4. If you would like to add more options, enter a number in the field next to Add Option and click +.
  5. You can delete any option by clicking the trash can icon.
    Other Likert Options

Text Information (TXT) Item

Use this feature to create a question consisting of text only. You can use it to provide supplementary information on a quiz. For example, perhaps you have a case study you want to base several questions on. Instead of inserting the case study into each question, you can simply create a text information question and have your related questions appear directly underneath the text information question. Simply enter your information text in the text box and Save

Image Information (IMG) Item

Use this feature to create a question consisting of an image only. You can use it to provide supplementary information on a quiz. For example, perhaps you have a diagram you want to refer to in several quiz questions. Instead of inserting the diagram into each question, you can simply create an image information question and have your related questions appear directly underneath the image information item.

Understanding Regular Expressions

The Quizzes tool uses regular expressions to give users grading a quiz the ability to evaluate answers for short answer and fill-in-the-blank questions against a set of acceptable values.

A regular expression uses alpha-numeric and special characters, known as meta-characters to create a pattern that describes one or more strings to match when searching a body of text. The regular expression is a template for matching a character pattern in the text you are searching. This helps automate the grading process for course designers for short answer and fill-in-the-blank questions.

Note: Short answer and fill-in-the-blank questions are the only two question types for which you can use regular expressions.

Regular Expressions - Fill in the Blanks (FIB) Examples

Question: A _____ wags his tail. He eats dog _______ twice a day.

Answer: Blank 1 = [D|d]og. Blank 2 = [F|f]ood

Question: The classic movie “Close Encounters of the Third Kind” was directed by none other than Steven ________who also directed E.T and Indiana Jones series.

Answer: [S|s]pielberg

Regular Expressions - Short Answer (SA) Examples

Question: What word describes red, blue, green, yellow, pink, etc.?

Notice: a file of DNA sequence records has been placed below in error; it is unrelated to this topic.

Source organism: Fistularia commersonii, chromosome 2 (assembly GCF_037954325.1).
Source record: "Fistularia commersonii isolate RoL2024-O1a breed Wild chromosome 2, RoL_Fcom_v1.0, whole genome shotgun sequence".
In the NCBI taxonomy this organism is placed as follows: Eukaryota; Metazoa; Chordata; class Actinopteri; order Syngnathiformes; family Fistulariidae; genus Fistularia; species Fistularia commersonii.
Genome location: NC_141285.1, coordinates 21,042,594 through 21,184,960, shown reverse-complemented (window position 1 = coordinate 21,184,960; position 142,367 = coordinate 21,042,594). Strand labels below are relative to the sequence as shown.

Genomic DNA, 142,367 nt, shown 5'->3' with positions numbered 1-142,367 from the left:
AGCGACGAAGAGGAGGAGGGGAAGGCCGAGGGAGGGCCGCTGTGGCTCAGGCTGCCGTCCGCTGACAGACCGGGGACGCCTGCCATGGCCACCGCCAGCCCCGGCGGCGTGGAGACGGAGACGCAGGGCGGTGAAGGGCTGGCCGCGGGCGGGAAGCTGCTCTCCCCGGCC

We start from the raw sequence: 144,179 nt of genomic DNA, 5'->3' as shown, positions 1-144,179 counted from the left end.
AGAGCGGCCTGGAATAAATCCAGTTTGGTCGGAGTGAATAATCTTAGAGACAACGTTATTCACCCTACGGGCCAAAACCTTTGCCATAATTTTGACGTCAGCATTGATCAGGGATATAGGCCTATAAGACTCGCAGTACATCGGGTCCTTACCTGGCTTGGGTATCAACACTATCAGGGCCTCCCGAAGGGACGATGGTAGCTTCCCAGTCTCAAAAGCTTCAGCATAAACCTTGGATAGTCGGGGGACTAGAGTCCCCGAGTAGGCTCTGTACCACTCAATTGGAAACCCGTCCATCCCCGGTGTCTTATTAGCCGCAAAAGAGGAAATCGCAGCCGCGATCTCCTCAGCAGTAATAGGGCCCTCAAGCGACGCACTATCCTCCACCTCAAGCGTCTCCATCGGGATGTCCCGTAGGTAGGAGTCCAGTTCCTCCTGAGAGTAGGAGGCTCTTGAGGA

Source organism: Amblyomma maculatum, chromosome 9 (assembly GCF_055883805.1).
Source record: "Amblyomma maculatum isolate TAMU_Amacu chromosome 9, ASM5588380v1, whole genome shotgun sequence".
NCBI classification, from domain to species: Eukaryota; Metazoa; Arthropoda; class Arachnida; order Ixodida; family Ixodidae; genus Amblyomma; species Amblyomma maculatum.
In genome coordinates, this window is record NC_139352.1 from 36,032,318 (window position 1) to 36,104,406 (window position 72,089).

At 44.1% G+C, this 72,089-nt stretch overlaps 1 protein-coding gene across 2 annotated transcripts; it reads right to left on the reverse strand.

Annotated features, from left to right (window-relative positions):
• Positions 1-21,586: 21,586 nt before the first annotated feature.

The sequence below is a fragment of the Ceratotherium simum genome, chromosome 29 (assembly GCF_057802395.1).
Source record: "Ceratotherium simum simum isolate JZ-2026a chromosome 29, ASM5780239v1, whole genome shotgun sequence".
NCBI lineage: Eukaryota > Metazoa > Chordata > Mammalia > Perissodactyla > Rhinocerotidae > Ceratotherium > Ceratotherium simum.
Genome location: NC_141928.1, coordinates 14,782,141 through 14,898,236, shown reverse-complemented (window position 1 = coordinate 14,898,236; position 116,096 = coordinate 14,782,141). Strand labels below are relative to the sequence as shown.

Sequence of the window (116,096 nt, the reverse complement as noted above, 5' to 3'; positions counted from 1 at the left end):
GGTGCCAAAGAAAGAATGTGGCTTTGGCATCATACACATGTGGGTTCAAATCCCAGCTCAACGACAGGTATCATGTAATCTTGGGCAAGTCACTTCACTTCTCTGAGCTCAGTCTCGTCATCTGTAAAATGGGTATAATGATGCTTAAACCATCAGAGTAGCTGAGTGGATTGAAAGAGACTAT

Answer: color*

Question: What kind of animal meows?

Answer: The answer used in the sample question: [C|c]at. Size used in the sample question: row size = 2, column size = 20

To use regular expressions

  1. In a short answer (SA) or fill-in-the-blank (FIB) question, select the Regular Expression radio button under Evaluation.
  2. For short answer questions choose the size of the answer field using the Rows and Columns drop-down menus.
  3. Type the answer in the Answer field using meta-characters to set the allowable values. If you have multiple blanks in a FIB question type repeat this to fill all Answer fields.
  4. Click Save (or click Preview, to see the question before it is saved).

Meta-characters and their Behavior

Character Description Example

\

Marks the next character as a special character, a literal, a back reference, or an octal escape.

The sequence '\\' matches "\" and "\(" matches "(".

n matches the character n.

\n matches a new-line character.

^

Matches the position at the beginning of the input string. If the RegExp object’s Multi-line property is set, ^ also matches the position following '\n' or '\r'.

^cat matches strings that begin with cat

$

Matches the position at the end of the input string. If the RegExp object’s Multi-line property is set, $ also matches the position preceding '\n' or '\r'.

cat$ matches any string that ends with cat

*

Matches the preceding character or sub-expression zero or more times.

* equals {0,}

be* matches b or be or beeeeeeeeee

zo* matches z and zoo.

+

Matches the preceding character or sub-expression one or more times.

+ equals {1,}.

be+ matches be or bee but not b

?

Matches the preceding character or sub-expression zero or one time.

? equals {0,1}

abc? matches ab or abc

colou?r matches color or colour but not colouur

do(es)? matches the do in do or does.

?

When this character immediately follows any of the other quantifiers (*, +, ?, {n}, {n,}, {n,m}), the matching pattern is non-greedy. A non-greedy pattern matches as little of the searched string as possible, whereas the default greedy pattern matches as much of the searched string as possible.

In the string oooo, o+? matches a single o, while o+ matches all os.

0

Parentheses create a sub-string or item that you can apply meta-characters to.

a(bee)?t matches at or abeet but not abet

{n}

n is a non-negative integer. Matches exactly n times.

[0-9]{3} matches any three digits

o{2} does not match the o in Bob, but matches the two os in food.

b{4} matches bbbb
 

{n,}

n is a non-negative integer. Matches at least n times.

[0-9]{3,} matches any three or more digits

o{2,} does not match the "o" in "Bob" and matches all the o's in "foooood". 'o{1,}' is equivalent to 'o+'. 'o{0,}' is equivalent to 'o*'.

{n,m}

m and n are non-negative integers, where n <= m. Matches at least n and at most m times.

Note: You cannot put a space between the comma and the numbers.

[0-9]{3,5} matches any three, four, or five digits

"o{1,3}" matches the first three o's in "fooooood". 'o{0,1}' is equivalent to 'o?'.

c{2, 4} matches cc, ccc, cccc

.

Matches any single character except "\n".